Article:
October 24, 2014

2008 Industry Outlook

Manufacturing 2008

Two bright spots: Manufacturers in aviation and biosciences are expected to buck the slow-growth trend.

Jeff Brooks | 1/1/2008

COMING CLEAN: Arizona Chemical’s plant in Port St. Joe reduced air emissions, water use and wastewater loading.
[Photo: Richard Lee]

Going Green

“All manufacturers are looking to increase their bottom line and at the same time address environmental concerns,” says Eric Roe, director of the Center for Manufacturing Education. “Lean manufacturing, eliminating waste from the process, will be a big goal.” Nancy Stephens, executive director of the Manufacturers Association of Florida, says green philosophy will begin to trickle down to medium and smaller manufacturers this year. “We have about 50 manufacturers participating in the EPA program called Performance Track,” Stephens says. “One of them is (Jacksonville-based) Arizona Chemical, and they’ve made significant strides in reducing emissions.”

The Trends

? Push for tax breaks
? Increasing theft of product designs — even down to logos — by overseas manufacturers
? Continued strength in aviation, electronics, medical and fabrication of metal components sectors
? Workforce concerns, including retiring Baby Boomers and labor shortages in a number of sectors, including the marine industry in south Florida
? Stronger demand overseas for American products because of the weak dollar

On Workforce Development

“It’s still an important issue to us and the most important thing that happened last year and translates to action this year in Senate Bill 1232, the Florida Career and Professional Academies Act. That mandates that every school district in the state implement a career and professional academy by the next academic school year and provides increased funding to do that. It really gives us an opportunity to start building that pipeline of workers.”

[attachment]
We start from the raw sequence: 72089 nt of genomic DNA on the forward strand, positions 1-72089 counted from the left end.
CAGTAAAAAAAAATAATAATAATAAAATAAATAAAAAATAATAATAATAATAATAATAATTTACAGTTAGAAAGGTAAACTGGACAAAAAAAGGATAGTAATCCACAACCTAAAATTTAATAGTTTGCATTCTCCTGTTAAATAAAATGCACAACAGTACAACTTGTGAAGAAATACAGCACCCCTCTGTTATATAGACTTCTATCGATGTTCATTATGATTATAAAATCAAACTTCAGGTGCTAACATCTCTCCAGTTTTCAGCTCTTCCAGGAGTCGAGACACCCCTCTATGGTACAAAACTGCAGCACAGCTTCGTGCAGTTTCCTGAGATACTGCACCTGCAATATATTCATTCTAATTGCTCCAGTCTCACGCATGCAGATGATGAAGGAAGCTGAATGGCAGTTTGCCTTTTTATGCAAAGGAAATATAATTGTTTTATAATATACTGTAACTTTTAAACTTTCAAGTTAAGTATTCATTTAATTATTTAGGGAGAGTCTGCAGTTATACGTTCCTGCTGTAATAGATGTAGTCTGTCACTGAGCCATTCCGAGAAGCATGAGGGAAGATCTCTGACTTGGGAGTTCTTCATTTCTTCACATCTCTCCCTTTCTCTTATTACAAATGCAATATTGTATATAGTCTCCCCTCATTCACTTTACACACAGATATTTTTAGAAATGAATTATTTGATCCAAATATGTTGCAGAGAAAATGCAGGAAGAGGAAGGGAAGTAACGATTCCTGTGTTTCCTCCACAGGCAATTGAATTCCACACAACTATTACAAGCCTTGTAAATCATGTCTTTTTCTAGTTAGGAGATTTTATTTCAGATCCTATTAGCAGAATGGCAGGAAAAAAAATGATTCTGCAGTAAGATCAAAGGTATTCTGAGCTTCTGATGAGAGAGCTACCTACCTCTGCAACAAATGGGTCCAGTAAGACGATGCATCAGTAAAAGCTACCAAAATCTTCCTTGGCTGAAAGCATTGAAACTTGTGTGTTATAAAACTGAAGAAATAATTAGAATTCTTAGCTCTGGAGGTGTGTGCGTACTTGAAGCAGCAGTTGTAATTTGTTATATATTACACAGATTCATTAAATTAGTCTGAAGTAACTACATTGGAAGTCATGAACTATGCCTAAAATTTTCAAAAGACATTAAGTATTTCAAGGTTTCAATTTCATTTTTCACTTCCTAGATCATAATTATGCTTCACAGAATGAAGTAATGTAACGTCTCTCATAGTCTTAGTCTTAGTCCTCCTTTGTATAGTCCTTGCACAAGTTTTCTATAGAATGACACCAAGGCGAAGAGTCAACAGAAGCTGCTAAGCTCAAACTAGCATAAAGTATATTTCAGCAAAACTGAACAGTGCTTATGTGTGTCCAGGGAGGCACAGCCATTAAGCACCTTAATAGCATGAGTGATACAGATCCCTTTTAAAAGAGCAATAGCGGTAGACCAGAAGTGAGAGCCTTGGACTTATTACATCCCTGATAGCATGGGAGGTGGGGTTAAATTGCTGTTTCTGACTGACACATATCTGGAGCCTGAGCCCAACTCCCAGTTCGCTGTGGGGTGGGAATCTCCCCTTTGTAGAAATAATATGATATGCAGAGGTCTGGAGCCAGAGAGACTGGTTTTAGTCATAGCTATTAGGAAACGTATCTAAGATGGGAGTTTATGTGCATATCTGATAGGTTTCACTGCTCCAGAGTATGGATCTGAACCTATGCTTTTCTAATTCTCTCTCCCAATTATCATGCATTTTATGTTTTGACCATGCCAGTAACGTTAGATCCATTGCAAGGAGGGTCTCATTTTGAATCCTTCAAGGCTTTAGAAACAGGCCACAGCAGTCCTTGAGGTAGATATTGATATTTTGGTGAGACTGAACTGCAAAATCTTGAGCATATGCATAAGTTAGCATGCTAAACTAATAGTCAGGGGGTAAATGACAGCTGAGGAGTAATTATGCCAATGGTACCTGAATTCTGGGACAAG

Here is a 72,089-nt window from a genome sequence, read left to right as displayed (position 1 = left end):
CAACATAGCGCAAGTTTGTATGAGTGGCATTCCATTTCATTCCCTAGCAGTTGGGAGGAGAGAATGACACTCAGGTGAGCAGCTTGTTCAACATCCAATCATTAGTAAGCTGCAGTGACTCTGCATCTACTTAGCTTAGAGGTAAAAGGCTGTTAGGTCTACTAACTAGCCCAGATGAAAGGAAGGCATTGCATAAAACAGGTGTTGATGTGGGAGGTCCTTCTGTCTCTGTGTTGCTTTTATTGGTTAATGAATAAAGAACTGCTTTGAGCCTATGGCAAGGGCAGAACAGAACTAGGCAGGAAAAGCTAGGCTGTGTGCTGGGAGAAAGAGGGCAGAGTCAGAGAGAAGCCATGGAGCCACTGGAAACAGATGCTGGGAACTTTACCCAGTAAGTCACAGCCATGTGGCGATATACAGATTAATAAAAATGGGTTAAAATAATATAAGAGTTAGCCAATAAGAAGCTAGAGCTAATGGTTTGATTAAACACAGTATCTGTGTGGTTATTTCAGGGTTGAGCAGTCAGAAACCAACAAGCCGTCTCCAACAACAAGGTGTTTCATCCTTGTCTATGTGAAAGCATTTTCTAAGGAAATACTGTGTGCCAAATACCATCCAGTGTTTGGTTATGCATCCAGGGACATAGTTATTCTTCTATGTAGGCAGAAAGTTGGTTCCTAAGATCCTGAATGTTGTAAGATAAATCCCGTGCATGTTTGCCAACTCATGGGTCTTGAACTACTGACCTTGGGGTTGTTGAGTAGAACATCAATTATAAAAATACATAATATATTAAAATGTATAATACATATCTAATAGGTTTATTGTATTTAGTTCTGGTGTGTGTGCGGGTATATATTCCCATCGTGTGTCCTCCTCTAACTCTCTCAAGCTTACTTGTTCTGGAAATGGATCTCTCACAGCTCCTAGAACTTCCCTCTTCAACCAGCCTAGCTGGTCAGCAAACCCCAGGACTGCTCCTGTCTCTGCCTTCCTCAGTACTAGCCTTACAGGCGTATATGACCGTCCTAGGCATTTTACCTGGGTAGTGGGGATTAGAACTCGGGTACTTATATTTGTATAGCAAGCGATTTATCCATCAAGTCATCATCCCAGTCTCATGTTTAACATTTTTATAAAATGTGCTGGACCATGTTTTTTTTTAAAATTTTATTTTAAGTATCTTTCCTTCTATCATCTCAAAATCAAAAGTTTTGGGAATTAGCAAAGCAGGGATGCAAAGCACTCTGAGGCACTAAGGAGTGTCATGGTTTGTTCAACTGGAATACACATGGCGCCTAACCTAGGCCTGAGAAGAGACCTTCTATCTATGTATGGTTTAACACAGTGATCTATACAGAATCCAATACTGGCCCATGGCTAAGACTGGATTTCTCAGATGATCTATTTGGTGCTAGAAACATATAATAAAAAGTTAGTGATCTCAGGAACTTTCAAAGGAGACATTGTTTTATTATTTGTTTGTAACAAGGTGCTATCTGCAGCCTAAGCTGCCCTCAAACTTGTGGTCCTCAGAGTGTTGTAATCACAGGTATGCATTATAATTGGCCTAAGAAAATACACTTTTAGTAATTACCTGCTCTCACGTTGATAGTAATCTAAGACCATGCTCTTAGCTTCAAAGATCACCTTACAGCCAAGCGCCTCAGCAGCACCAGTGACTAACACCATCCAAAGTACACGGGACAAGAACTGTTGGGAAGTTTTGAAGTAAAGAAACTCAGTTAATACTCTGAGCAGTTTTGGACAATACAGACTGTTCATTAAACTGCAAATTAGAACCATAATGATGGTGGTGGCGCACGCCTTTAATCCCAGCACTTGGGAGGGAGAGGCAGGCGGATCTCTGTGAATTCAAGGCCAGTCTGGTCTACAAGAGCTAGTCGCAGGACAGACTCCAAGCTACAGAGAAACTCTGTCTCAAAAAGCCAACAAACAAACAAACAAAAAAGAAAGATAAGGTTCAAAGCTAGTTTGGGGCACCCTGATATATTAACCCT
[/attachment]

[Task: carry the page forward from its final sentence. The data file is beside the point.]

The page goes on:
— Eric Roe, director,
Center for Manufacturing Education

Shortage of Profits and Workers

“Half our members tell us they have jobs empty right now because they can’t find qualified manufacturing workers, says Hank Cox, vice president of communications for the National Association of Manufacturers. Higher costs for water, electricity and raw materials will shrink the bottom line, says Nancy Stephens, executive director of the Manufacturers Association of Florida. “That’s going to be a killer,” Stephens says. “It’s really going to put a dent in profits. We’re going to have to address resources, power and people.” On average, manufacturing jobs in Florida paid $45,711 in 2006, up from $43,410 in 2005, according to the Manufacturers Association of Florida.

Tags: North Central

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